Location:
Power Generation Services Training Center, 910 East 134th St., Bronx, NY (through December 1992); The Learning Center, 43-82 Vernon Boulevard, Long Island City, NY (beginning January 1993) and other company locations in the New York Metropolitan area.
Length:

Course 1, Version 1, 2, 3, and 4: 40 hours (5 days). Course 2, Version 1: 32 hours (4 days). Course 2, Version 2: 24 hours (3 days).

Dates:

Course 1, Version 1: June 1987 - September 1994. Course 1, Version 2: October 1994 - December 2000. Course 1, Version 3: January 2001 - November 2003. Course 1, Version 4: December 2003 - Present. Course 2, Version 1: June 1987 - November 2003. Course 2, Version 2:  December 2003 - Present.

Objectives:

Course 1 and 2, Version 1, 2, 3, and 4: Upon successful completion of the course, students will be able to explain the theory and function of protective devices in power plant operation; test electrical equipment using high potential DC instruments. 

Instruction:

Course 1, Version 1: Major topics include: protective schemes; protective devices; zones of protection; overcurrent relays; undervoltage relays; voltage controlled overcurrent relays; directional overcurrent relays; percentage differential relays; instrument transformers; transducers; industry procedures. Course 1, Version 2: Topics include: safe work practices and procedures; introduction to system protection; zones of protection; types of faults and their causes; types of relays; instrument transformers; relay device numbers and symbols; relay drawings and nameplates; relay construction and operating principles; auxiliary and special purpose relays; relay trip circuitry; equipment misoperations and errors. Course 1, Version 3 and 4: Topics include: safe work practices and procedures; introduction to system protection; zones of protection; types of faults and their causes; types of relays; instrument transformers; relay device numbers and symbols; relay drawings and nameplates; relay construction and operating principles; relay trip circuitry. Course 2, Version 1 and 2: Topics include: electrics; insulation testing; dielectric proof testing; specification review; testing procedures and safety rules; work permits and test permits.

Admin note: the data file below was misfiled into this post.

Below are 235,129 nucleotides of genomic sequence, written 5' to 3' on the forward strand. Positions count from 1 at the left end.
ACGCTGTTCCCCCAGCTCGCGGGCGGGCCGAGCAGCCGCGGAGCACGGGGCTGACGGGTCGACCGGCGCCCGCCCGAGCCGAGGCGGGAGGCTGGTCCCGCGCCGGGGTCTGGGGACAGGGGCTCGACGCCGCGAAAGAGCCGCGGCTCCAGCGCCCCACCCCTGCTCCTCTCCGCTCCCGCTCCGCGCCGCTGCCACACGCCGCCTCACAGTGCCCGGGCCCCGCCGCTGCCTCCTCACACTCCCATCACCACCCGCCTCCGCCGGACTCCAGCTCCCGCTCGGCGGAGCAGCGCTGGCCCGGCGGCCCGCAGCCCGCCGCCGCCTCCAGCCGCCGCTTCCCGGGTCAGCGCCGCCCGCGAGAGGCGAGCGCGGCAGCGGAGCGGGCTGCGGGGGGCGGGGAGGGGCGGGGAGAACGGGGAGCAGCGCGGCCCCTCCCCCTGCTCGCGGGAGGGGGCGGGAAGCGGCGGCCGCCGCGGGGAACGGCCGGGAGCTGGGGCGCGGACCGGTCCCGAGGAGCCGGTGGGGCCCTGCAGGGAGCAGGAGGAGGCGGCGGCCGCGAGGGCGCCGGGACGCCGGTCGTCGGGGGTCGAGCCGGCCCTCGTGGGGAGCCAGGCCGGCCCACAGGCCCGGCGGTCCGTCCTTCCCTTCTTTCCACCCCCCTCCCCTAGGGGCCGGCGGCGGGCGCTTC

Credit recommendation:

Course 1, Version 1, 2, and 3 and Course 2, Version 1:  In the lower division baccalaureate/associate degree category, 3 semester hours in Industrial Electronics and Controls or in Power Technology (5/88) (5/93 revalidation) (5/96 revalidation) (8/01 revalidation) (8/06 revalidation). Course 1, Version 4 and Course 2, Version 2: In the lower division baccalaureate/associate degree category, 2 semester hours in Industrial Electronics and Controls or in Power Technology (8/06 revalidation) (10/14 revalidation) (9/19 revalidation). NOTE: Course 1 and 2 must both be completed to receive credit. NOTE: This course sequence overlaps with the previous sequence and the stand-alone course, Protective Relays for Technicians (TLC-6000) in a separate exhibit. Care should be taken to avoid awarding duplicate credit.